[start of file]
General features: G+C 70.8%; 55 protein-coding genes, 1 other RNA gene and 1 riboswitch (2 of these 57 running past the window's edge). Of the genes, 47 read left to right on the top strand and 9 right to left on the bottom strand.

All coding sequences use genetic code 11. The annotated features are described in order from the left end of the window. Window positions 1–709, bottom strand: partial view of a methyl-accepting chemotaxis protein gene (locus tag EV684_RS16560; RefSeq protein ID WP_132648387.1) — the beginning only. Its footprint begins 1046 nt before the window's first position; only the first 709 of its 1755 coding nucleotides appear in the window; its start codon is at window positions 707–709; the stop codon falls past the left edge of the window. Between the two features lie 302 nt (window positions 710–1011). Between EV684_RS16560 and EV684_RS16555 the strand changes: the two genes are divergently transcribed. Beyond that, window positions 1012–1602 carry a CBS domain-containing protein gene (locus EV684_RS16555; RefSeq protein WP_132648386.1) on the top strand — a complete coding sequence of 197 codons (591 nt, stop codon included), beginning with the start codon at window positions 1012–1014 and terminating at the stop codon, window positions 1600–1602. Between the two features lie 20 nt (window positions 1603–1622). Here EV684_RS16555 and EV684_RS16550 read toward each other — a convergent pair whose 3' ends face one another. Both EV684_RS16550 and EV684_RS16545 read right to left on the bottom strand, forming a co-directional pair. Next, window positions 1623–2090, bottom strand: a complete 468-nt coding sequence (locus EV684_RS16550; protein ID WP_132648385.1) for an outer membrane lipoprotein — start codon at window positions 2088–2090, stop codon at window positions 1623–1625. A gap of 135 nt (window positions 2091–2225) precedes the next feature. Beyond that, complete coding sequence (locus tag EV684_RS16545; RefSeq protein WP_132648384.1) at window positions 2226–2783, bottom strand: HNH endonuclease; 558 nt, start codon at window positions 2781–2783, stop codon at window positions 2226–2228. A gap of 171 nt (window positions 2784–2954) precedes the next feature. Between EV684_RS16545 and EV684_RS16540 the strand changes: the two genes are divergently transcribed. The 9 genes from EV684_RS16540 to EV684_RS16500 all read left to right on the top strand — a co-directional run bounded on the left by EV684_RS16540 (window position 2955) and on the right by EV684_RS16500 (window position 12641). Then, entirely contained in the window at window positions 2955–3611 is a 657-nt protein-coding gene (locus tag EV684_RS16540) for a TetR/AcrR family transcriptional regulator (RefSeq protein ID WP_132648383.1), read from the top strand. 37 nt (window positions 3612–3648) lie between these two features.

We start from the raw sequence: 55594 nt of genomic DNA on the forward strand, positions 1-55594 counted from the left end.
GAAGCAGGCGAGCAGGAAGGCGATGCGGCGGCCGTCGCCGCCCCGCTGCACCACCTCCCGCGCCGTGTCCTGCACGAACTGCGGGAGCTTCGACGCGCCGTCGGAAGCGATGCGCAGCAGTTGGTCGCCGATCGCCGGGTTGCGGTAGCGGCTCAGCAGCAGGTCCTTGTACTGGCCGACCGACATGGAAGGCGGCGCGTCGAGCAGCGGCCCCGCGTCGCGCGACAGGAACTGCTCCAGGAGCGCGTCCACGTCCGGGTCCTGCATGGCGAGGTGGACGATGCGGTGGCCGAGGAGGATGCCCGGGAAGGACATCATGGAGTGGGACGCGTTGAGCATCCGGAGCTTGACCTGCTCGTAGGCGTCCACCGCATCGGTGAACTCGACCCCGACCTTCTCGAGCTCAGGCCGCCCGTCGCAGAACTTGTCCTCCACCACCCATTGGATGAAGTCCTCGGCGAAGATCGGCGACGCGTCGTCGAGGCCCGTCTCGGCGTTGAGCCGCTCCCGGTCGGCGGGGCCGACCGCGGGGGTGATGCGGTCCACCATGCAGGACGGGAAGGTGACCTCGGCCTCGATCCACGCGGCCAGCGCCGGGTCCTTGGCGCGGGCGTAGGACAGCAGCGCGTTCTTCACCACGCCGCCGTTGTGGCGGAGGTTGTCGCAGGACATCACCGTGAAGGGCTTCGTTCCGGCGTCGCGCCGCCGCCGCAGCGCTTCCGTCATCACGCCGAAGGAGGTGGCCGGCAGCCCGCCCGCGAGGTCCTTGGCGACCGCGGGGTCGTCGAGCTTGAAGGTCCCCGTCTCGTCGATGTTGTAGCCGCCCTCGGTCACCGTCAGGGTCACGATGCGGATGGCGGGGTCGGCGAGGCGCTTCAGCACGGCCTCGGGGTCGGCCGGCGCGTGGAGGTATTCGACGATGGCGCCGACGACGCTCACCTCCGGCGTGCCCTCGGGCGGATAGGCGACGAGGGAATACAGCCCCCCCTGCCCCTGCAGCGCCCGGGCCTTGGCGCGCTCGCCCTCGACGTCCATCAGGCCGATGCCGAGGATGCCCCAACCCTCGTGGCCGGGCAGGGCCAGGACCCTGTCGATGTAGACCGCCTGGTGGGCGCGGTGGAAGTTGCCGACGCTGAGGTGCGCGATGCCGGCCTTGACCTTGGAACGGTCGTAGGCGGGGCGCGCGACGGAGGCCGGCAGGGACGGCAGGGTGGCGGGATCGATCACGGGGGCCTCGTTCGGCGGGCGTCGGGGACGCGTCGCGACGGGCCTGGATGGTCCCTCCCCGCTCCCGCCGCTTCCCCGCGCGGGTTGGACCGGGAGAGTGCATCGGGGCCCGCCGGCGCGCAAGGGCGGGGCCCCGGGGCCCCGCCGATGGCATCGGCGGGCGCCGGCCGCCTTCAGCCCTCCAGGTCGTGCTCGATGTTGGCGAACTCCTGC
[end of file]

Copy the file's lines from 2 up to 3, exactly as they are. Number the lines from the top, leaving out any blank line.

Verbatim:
All coding sequences use genetic code 11. The annotated features are described in order from the left end of the window. Window positions 1–709, bottom strand: partial view of a methyl-accepting chemotaxis protein gene (locus tag EV684_RS16560; RefSeq protein ID WP_132648387.1) — the beginning only. Its footprint begins 1046 nt before the window's first position; only the first 709 of its 1755 coding nucleotides appear in the window; its start codon is at window positions 707–709; the stop codon falls past the left edge of the window. Between the two features lie 302 nt (window positions 710–1011). Between EV684_RS16560 and EV684_RS16555 the strand changes: the two genes are divergently transcribed. Beyond that, window positions 1012–1602 carry a CBS domain-containing protein gene (locus EV684_RS16555; RefSeq protein WP_132648386.1) on the top strand — a complete coding sequence of 197 codons (591 nt, stop codon included), beginning with the start codon at window positions 1012–1014 and terminating at the stop codon, window positions 1600–1602. Between the two features lie 20 nt (window positions 1603–1622). Here EV684_RS16555 and EV684_RS16550 read toward each other — a convergent pair whose 3' ends face one another. Both EV684_RS16550 and EV684_RS16545 read right to left on the bottom strand, forming a co-directional pair. Next, window positions 1623–2090, bottom strand: a complete 468-nt coding sequence (locus EV684_RS16550; protein ID WP_132648385.1) for an outer membrane lipoprotein — start codon at window positions 2088–2090, stop codon at window positions 1623–1625. A gap of 135 nt (window positions 2091–2225) precedes the next feature. Beyond that, complete coding sequence (locus tag EV684_RS16545; RefSeq protein WP_132648384.1) at window positions 2226–2783, bottom strand: HNH endonuclease; 558 nt, start codon at window positions 2781–2783, stop codon at window positions 2226–2228. A gap of 171 nt (window positions 2784–2954) precedes the next feature. Between EV684_RS16545 and EV684_RS16540 the strand changes: the two genes are divergently transcribed. The 9 genes from EV684_RS16540 to EV684_RS16500 all read left to right on the top strand — a co-directional run bounded on the left by EV684_RS16540 (window position 2955) and on the right by EV684_RS16500 (window position 12641). Then, entirely contained in the window at window positions 2955–3611 is a 657-nt protein-coding gene (locus tag EV684_RS16540) for a TetR/AcrR family transcriptional regulator (RefSeq protein ID WP_132648383.1), read from the top strand. 37 nt (window positions 3612–3648) lie between these two features.

We start from the raw sequence: 55594 nt of genomic DNA on the forward strand, positions 1-55594 counted from the left end.